"Dr Drew Thank you so so much for joining us today. I have to say that I am a huge bond fan and a have been since I was a small child and I've seen all the movies more than once source super excited to see your book come out a few months ago. Congratulations thank you. Yeah but before we get to this bevy of beautiful women who have graced the bond John Franchise for more than seventy years now. I'm hoping that we can talk a little bit about the man behind the creation of the character of James Bond who was of course Ian Enflaming and he was quite personality in his own right. Am I correct. Absolutely to Ian Fleming was a Scottish man and no so many people realize that and then and bone these also a scotsman or half is called smitten anyway so many overlaps Fleming came came from an upper class background as bond climbing works in naval intelligence in the Second World War and so therefore he had that kind of background background in espionage on the secret services in the world of intelligence which excited him an interested in so a lot of the detail we found in the if we find in the novels is very much detail that came from slamming own experience director experience hope the world and the World Intelligence Fleming also was on various. He liked sports from his days at school. Due to these middle age he also enjoyed an defying things in life. Alcohol and Fine foods sounds simple foods but rich foods while and women plenty of them many affairs he was only married once but he had many affairs before jury and during the marriage it was sort of open marriage. I'm rather mia who then became enflamming. Of course it was also very interested in in experimenting in having relationships other than within Fleming. So so there's lots of overlap savage say between Ian Fleming James on that. I think that's also why people have been intrigued to find out about about the author behind the Noble Global Sin Short Stories. Yeah and I think that many of our listeners may not have known at the bond films were actually I based on the books and the he wrote thirteen books folks and also a handful of stories and in even as big a fan as I am. I didn't realize that Casino Royale was Fleming's very first book which was published in Nineteen. I'm fifty three. And of course it's most recent film on Carnation was the first of the bond series to star Daniel Craig back in two thousand twelve so your your book looks at Fleming's writings the books and the films. Several of these films like Casino Royale were adapted and produced decades AIDS after the books are written and many of the narratives in both books and the movies surrounding race and gender. Fill very problematic when we look at them today and this is something that you confront head on in your book like you do not shy away from this at all which was much appreciated. Might you give us a couple of examples of how some of the classic themes that we see in bond can be problematic today to contemporary audiences. Sure a mean first of all I also wanted to point out the Casino Royale was in fact I adopted in nineteen sixty seven and starred. They even this was not not a production by Company that's behind the bond franchise using independent company and really it doesn't count ended unobtainable Only takes teams loosely than the sense into a rather bizarre kind of plock. Let's just just for the sake of accuracy was casino royale before Daniel Craig's star in it yet but anyway going back to your question about gender and race you're Accident Erard said when you read the novels and when you see many of the particularly early Mondays you realize particularly with today's hindsight fight. I guess that's There are problematic relationships that are going on both in terms of race ending terms agenda. He when you look against the origins of bond in the nineteen fifties. This is a moment in time where Breton while Europe the world had been shaken up by the Second Second World War many changes had occurred in the social fabric particularly off Britain. The British empire was coming to a rapid end and The gender relations had been shaken up by the war as well because Women had been taking jobs. That had been laughed laughed at without men. Men were all the front. So women had to make the most difficult situation and as a result again to nineteen four- these women were out stronger in a stronger position than they were before the war so in the bombed novels and some of the earlier earlier films you do see tensions at work bond is a very conservative bigger. He represents a kind kind of masculinity that's in any way regressive already at the time of Fleming's writing it's a kind kind of masculinity that's still thinking of you know the kind of masculine heroism the would've been fueled by the world workers offers and I kinda masculinity that was still very much British upper-class and white now the the end of the war the end of the colonial venture the end of the Endel dot kind of masculinity so bond is very much the center of a world that doesn't exist anymore or a world is beginning to vanish. This strong women around him challenge is masculinity challenge gender roles through their emancipated behaviors and patterns of behavior that appear throughout novels and and the early films. Now Bunk reacts badly today's bond is to dominate women. Bolton's bonus patronizing to them Bondi's also condescending to people of color and they race relations in the books and the early films can also be rather difficult today. Just this in this day and age. Because there is a clear binary a position between bombs upper-class wind British ways and and the ways of the foreign villains the customs of the people he encounters and interact with when he's he's overseas so yes you're absolutely right. Gender and Rice are incredibly programmatic ended and the politics attached to them are difficult but nevertheless it's skewed because the nobles in the film's expose the problems that we can then discuss today right right and ultimately you you came away with this incredibly well formed argument that as you right. I'm going to quote you. Hear a scenario analysis of bond girls exposes their performance of femininity as an active challenge to sexist and racist ideologies rather than as passive victims of patriarchal imperial master's inscribed in their clothes are multiple patterns of disruption to the political foundation of bonds world. Wow Mad writer respect Monica that those who sentences pat quite the punch. But I'm hoping that you might. I establish some of the mainstream expectations of women. During Fleming's era in terms of femininity. So that that as we move on we can establish how this archetype of the bond girl really kind of stands in contrast of course so after the war women We Are we understand. Went back to SORTA fulfill they more traditional feminine roles that they had been performing before for the Second World War so there's different cycles during the twentieth century both worlds shaking up the gender roles that had. I've been in place before the war so after the nineteen forties in the nineteen fifties wage in regard. Thank you as a conservative day. Kids is they were women. Well go back to the kitchen. Go back to being homemakers family. Mothers wives Supporting their husbands in their missions. They rolled their professional careers and they're therefore even fashion. Of course you know that my book a is framed by the work of fashion as passionately. Scores Passion reflects this return to a more conservative traditional health. Amenity with a return to align skirts and as opposed to the more streamlined contours of until one thousand nine hundred fifty so Sarah de Paschel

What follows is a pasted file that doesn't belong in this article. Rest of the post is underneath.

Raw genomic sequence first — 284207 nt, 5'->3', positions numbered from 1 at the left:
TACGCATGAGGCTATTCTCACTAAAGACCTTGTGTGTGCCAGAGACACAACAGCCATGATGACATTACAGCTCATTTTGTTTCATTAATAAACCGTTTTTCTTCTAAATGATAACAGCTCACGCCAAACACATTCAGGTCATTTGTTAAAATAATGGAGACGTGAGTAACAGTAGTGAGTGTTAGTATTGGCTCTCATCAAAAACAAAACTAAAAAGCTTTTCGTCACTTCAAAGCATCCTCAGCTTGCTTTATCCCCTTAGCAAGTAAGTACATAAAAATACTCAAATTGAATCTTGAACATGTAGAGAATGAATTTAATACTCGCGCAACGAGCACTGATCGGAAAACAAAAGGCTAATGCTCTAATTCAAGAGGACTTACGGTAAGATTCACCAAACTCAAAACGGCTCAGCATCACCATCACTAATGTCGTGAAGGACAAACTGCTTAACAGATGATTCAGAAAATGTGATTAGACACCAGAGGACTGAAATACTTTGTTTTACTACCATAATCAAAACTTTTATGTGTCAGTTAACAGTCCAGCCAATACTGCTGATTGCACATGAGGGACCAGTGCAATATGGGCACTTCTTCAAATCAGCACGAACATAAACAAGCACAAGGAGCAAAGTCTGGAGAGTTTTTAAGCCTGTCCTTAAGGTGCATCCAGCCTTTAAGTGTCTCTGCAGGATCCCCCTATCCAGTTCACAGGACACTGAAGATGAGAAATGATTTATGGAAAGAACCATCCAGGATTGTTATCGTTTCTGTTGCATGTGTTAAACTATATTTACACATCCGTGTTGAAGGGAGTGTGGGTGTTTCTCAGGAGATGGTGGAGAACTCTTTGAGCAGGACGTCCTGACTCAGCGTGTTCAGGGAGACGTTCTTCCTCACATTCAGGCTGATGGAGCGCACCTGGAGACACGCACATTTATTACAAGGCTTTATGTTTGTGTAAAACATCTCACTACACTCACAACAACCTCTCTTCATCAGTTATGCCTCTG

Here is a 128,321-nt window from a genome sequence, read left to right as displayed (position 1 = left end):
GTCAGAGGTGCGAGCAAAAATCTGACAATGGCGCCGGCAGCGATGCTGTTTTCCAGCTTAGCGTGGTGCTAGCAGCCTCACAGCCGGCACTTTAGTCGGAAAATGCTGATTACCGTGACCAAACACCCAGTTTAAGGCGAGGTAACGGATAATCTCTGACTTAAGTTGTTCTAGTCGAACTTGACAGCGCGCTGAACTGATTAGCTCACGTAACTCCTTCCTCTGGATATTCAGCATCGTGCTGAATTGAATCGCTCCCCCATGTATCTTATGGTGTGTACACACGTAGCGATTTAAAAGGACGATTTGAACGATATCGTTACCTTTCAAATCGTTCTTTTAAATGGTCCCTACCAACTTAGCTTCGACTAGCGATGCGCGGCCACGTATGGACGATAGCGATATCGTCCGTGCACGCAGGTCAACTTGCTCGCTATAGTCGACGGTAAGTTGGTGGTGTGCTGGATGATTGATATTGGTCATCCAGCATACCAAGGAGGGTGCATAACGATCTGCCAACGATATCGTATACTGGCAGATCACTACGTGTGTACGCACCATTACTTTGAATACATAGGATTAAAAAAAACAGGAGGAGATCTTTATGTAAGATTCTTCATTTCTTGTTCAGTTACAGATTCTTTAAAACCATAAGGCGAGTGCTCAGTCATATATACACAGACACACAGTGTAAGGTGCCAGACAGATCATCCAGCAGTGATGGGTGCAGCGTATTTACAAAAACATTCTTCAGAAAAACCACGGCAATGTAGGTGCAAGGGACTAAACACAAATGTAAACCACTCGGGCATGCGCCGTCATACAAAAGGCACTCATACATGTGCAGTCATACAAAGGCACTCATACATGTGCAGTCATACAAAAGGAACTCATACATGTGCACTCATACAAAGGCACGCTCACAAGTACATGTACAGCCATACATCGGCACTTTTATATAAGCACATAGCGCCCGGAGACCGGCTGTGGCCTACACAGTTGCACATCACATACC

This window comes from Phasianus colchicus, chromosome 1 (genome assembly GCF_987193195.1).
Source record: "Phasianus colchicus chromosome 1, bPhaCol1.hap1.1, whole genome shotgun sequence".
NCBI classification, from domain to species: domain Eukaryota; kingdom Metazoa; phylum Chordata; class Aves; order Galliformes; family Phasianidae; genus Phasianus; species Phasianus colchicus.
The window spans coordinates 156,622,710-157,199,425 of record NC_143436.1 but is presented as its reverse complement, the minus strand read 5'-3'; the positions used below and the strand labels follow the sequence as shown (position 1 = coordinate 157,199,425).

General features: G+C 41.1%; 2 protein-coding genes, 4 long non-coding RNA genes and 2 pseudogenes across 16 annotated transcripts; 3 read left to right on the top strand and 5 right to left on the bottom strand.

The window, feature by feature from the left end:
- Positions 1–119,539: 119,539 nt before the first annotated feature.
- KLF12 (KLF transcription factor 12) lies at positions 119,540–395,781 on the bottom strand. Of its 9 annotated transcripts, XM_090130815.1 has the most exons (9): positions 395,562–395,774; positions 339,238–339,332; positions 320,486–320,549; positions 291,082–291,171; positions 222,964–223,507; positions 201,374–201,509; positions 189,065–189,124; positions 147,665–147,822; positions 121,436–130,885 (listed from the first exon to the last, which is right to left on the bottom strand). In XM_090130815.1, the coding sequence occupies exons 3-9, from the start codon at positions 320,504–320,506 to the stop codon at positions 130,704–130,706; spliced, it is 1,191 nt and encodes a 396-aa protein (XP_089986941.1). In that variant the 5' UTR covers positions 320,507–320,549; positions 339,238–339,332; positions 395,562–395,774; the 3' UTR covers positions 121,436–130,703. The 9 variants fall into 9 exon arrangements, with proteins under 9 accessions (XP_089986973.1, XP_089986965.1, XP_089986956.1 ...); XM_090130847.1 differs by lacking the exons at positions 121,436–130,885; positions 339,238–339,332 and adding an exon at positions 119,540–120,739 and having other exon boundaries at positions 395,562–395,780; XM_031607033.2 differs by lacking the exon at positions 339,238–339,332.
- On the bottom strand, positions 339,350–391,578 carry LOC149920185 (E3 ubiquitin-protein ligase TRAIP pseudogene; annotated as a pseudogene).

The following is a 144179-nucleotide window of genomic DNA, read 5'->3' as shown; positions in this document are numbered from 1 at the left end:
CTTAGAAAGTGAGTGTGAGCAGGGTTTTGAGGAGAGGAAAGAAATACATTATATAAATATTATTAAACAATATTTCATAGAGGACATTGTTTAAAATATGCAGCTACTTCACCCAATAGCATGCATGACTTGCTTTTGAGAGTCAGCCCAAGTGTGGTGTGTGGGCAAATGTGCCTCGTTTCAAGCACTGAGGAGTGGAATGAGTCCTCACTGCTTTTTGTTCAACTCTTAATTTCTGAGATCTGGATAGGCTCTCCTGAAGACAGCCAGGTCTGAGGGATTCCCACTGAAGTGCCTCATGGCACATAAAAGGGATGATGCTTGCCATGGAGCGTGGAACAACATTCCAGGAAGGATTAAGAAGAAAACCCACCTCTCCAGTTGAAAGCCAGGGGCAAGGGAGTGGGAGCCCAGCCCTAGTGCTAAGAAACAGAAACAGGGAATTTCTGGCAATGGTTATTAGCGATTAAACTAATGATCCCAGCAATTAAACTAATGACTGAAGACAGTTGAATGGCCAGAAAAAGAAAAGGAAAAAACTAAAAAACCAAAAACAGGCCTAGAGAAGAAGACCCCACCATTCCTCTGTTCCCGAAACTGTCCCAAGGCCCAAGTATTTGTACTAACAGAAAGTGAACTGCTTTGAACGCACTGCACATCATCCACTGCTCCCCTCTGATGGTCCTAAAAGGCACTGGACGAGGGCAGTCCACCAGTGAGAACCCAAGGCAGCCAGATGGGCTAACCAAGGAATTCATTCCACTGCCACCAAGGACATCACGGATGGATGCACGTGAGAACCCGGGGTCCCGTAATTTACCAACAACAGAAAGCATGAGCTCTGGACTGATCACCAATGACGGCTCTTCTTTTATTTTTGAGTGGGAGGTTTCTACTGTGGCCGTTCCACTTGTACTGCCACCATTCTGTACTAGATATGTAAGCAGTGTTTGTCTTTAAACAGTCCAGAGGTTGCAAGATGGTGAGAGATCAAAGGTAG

"british empire" Discussed on Hard Factor